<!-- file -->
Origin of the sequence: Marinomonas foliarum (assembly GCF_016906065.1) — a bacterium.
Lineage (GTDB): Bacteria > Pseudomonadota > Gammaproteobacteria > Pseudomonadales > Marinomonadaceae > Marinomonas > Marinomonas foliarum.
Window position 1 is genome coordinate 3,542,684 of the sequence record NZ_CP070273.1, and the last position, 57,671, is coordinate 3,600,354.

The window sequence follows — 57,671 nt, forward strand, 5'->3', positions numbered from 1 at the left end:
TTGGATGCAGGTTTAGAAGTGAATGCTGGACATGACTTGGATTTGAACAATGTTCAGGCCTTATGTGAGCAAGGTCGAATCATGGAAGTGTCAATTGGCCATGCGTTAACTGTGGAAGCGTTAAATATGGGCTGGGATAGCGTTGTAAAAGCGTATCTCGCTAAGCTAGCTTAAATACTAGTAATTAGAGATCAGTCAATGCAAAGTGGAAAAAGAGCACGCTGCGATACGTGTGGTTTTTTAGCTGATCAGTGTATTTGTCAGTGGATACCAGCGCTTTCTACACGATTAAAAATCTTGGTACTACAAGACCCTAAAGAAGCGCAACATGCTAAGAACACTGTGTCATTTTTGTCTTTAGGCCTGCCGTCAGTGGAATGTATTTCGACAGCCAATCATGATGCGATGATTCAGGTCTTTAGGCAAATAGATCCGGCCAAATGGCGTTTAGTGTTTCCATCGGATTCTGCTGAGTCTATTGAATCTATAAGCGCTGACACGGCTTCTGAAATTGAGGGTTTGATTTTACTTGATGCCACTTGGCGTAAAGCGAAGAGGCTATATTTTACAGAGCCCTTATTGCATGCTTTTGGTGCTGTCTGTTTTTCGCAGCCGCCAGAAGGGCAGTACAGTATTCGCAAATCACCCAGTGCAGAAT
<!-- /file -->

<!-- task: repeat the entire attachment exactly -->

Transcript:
Origin of the sequence: Marinomonas foliarum (assembly GCF_016906065.1) — a bacterium.
Lineage (GTDB): Bacteria > Pseudomonadota > Gammaproteobacteria > Pseudomonadales > Marinomonadaceae > Marinomonas > Marinomonas foliarum.
Window position 1 is genome coordinate 3,542,684 of the sequence record NZ_CP070273.1, and the last position, 57,671, is coordinate 3,600,354.

The window sequence follows — 57,671 nt, forward strand, 5'->3', positions numbered from 1 at the left end:
TTGGATGCAGGTTTAGAAGTGAATGCTGGACATGACTTGGATTTGAACAATGTTCAGGCCTTATGTGAGCAAGGTCGAATCATGGAAGTGTCAATTGGCCATGCGTTAACTGTGGAAGCGTTAAATATGGGCTGGGATAGCGTTGTAAAAGCGTATCTCGCTAAGCTAGCTTAAATACTAGTAATTAGAGATCAGTCAATGCAAAGTGGAAAAAGAGCACGCTGCGATACGTGTGGTTTTTTAGCTGATCAGTGTATTTGTCAGTGGATACCAGCGCTTTCTACACGATTAAAAATCTTGGTACTACAAGACCCTAAAGAAGCGCAACATGCTAAGAACACTGTGTCATTTTTGTCTTTAGGCCTGCCGTCAGTGGAATGTATTTCGACAGCCAATCATGATGCGATGATTCAGGTCTTTAGGCAAATAGATCCGGCCAAATGGCGTTTAGTGTTTCCATCGGATTCTGCTGAGTCTATTGAATCTATAAGCGCTGACACGGCTTCTGAAATTGAGGGTTTGATTTTACTTGATGCCACTTGGCGTAAAGCGAAGAGGCTATATTTTACAGAGCCCTTATTGCATGCTTTTGGTGCTGTCTGTTTTTCGCAGCCGCCAGAAGGGCAGTACAGTATTCGCAAATCACCCAGTGCAGAAT